Yom Kippur Abortion
by Shira Gorelick

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After spending most of the holiday at the abortion clinic together, Tova and Mel watch the closing service of Yom Kippur virtually. While Tova recovers from her surgical procedure, the mother and daughter pair unintentionally step into intergenerational disagreements and unresolved emotional territory.




Shira is an East Los Angeles-based writer who splits her time between LA and NYC. After earning her BA in Film and Women & Gender Studies at Muhlenberg College, she has worked in writers’ rooms for television shows across genres, on indie documentaries and in development at scripted production companies. She is a contributing writer at Lilith Magazine and a literary fellow at The Braid, where she connected with the founders of the play collective JewFace through which Yom Kippur Abortion was developed. Her work focuses on the dynamics of intergenerational trauma and resilience while exploring the impact of patriarchal systems and cultural misogyny on the lives and health of women and girls.




When did you start writing plays? If you had a moment where you realized you wanted to write, what was it?

I wrote my first play when I was nine years old. I went to a small school and wanted everybody in my class to see themselves in what I was writing because I loved my community. I realized I had this desire and potential to channel my observations about and admiration for each unique person in my class into a character, so that they could see themselves. I loved the catharsis, the humor of doubling down on the individual quirks of each character and watching people I cared about see themselves through my eyes. I have narrativized ideas and parts of my life to cope, dissociate or just fantasize. I’ve always just seen things play out in my head. It took me time to gain perspective and distance myself from a feeling of self-criticism to a feeling of authenticity to take my own projects seriously. I love plays that feel raw and that help me connect to a larger sense of humanity. I love stories that feel sensitively subversive, that provoke new or deeper ways of thinking, feeling, or relating to a topic or experience.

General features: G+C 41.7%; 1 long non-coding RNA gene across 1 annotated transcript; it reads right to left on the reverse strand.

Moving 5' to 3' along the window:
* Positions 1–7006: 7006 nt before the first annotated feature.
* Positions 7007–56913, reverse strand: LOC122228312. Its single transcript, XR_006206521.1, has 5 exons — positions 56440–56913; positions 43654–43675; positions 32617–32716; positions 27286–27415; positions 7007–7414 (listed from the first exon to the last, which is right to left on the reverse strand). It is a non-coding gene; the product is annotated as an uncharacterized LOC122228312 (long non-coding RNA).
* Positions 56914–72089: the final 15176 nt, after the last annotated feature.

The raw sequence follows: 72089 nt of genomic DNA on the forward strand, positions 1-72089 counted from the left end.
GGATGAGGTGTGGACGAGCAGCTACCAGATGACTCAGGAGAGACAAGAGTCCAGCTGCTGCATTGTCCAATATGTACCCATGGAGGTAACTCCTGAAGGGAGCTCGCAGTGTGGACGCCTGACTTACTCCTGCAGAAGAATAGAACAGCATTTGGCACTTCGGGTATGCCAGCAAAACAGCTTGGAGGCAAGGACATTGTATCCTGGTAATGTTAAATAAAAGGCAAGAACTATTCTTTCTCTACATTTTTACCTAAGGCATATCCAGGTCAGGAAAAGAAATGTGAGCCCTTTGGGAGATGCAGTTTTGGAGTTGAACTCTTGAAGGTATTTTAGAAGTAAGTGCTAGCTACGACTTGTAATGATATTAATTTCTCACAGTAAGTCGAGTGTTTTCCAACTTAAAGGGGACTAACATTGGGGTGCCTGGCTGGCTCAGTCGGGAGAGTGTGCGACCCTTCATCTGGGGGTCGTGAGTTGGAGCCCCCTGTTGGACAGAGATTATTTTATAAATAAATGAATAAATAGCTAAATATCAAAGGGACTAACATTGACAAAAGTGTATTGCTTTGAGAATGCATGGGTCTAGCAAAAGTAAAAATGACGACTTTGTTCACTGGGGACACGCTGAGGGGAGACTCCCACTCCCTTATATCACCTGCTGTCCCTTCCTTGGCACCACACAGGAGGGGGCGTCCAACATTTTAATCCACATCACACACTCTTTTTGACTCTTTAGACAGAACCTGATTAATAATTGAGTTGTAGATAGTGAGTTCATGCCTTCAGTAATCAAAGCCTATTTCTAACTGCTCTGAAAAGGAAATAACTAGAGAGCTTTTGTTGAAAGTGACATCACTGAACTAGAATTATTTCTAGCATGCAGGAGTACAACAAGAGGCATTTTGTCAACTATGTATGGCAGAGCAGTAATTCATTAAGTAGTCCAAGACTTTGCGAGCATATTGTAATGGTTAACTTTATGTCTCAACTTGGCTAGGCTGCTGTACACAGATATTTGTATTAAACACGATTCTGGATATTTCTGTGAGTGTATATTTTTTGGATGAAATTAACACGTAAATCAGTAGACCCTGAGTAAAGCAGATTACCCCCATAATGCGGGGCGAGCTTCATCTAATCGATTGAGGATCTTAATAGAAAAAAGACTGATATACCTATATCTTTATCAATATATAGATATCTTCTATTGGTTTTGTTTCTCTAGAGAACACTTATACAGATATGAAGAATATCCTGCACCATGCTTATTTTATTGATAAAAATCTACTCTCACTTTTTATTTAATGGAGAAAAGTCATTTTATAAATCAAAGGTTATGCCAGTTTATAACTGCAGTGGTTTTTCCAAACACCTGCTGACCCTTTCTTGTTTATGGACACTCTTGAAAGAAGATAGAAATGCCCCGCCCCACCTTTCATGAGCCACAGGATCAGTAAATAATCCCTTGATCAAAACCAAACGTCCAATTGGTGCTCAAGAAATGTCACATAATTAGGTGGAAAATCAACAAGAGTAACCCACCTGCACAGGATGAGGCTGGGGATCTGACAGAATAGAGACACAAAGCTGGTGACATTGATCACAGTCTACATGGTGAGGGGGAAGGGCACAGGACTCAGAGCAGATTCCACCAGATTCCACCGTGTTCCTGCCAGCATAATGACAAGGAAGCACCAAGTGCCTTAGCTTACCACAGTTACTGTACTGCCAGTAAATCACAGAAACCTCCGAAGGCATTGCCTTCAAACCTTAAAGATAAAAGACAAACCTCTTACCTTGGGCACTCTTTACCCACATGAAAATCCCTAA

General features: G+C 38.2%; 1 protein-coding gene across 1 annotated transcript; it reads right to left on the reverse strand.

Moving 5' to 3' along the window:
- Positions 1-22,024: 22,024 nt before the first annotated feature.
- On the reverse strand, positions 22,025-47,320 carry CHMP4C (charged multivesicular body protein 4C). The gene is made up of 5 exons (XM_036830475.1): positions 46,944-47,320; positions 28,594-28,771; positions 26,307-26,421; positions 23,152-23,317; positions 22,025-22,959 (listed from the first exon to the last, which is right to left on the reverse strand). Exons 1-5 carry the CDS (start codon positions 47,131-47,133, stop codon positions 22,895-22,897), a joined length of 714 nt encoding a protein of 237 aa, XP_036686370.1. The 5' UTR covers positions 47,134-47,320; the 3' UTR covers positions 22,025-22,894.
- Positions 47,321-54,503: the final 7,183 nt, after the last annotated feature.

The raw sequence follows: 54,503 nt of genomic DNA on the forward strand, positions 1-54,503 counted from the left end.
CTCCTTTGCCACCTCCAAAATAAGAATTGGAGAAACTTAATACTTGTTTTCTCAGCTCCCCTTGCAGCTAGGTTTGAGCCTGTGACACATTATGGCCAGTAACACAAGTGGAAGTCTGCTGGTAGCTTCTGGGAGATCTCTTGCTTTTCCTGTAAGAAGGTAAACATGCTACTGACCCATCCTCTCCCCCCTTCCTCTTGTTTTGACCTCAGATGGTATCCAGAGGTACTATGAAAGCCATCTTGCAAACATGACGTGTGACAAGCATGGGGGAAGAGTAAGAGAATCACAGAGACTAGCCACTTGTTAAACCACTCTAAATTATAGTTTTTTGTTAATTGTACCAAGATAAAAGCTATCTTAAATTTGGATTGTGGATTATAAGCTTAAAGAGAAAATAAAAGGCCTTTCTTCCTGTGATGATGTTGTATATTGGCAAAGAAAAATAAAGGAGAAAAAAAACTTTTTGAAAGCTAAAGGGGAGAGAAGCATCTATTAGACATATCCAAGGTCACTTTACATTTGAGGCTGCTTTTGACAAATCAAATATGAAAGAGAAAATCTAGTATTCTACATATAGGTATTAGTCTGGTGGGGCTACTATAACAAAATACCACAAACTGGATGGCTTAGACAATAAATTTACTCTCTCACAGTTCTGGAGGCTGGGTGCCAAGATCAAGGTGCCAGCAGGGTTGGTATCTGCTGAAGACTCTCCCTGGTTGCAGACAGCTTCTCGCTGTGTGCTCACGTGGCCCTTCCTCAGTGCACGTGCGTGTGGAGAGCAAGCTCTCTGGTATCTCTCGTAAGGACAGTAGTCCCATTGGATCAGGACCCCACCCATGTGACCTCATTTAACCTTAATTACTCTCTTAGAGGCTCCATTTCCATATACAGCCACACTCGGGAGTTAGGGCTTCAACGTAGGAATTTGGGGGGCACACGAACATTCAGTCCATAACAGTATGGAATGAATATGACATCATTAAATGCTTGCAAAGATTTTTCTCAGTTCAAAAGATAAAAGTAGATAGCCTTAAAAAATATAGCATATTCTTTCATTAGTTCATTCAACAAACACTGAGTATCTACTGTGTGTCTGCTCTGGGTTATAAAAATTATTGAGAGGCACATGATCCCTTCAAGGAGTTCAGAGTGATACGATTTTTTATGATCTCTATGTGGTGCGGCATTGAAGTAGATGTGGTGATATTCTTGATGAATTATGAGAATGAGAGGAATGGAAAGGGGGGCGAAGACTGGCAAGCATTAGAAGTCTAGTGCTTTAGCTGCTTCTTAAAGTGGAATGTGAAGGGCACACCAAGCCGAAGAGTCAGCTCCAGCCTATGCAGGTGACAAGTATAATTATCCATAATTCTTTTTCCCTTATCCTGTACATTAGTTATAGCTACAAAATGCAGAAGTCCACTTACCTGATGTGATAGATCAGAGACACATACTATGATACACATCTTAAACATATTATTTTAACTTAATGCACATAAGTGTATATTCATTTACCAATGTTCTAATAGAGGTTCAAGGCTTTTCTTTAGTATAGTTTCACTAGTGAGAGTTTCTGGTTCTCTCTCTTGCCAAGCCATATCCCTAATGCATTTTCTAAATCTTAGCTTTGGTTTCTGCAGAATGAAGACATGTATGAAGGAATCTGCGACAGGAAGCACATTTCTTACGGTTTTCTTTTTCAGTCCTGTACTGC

How did you come to write your OOB play? Was there a particular inspiration behind its creation? How has it developed?

I pitched it to the JewFace Collective in LA. I wanted to write a play about turning shame into liberation – I wanted to show what it could look like to leave room for compassion for the self and others by acknowledging that when we have the opportunity to make new choices after making mistakes, we have the opportunity to transform. I experienced a Yom Kippur celebration at a woman/queer led space that was all about renewal instead of shame, instead of weaponizing the idea of a judgmental god who low key hates you and is going to kill you if you make a mistake. I was thinking about how many women struggle with Complex PTSD and internalize shame and punishment, and how shame and punishment are such core principles in shaping many of the social systems we live in that we interpret them as human nature (instead of the product of centuries of Christo fascism and patriarchy). I love complicated mother-daughter stories, and I see them as exploring the interpersonal consequences of living in a society that centers ego, a false sense of individualism, takes motherhood for granted and doesn’t frame mothering or care work as work. I am proud to come from a lineage of feminists, but I wanted to depict a true struggle instead of a glorification because to see a struggle and to be able to relate to it, to say this is hard but it’s true, allows for a deeeeeep breath of self compassion. I also wanted to write about how important it is to have difficult conversations, and confess our pain to ourselves and the people who love us, even when they love us imperfectly.


What are five words that describe who you are as a playwright?

Authentic, provocative, intimate, raw, relationship-oriented.


What/who are some of the major influences on your writing?

Michaela Coel, Phoebe Waller Bridge, I was very influenced by working on SMILF as the first scripted show I got to work on. Angela Davis and Barbara Ehrenreich, The Awakening by Kate Chopin. Ming Pfeiffer’s Usual Girls, Simone DeBeauvoir, Annie Baker, bell hooks, Sylvia Plath, Paula Vogel, Annie Baker, Moira Donegan’s substack, Transparent. I’m also just gonna say that the show Girls came out at a very formative age for me.


What are some of your favorite plays?

How I Learned To Drive, What The Constitution Means To Me, 4000 Miles, Eurydice, The Heidi Chronicles, Les Mis.


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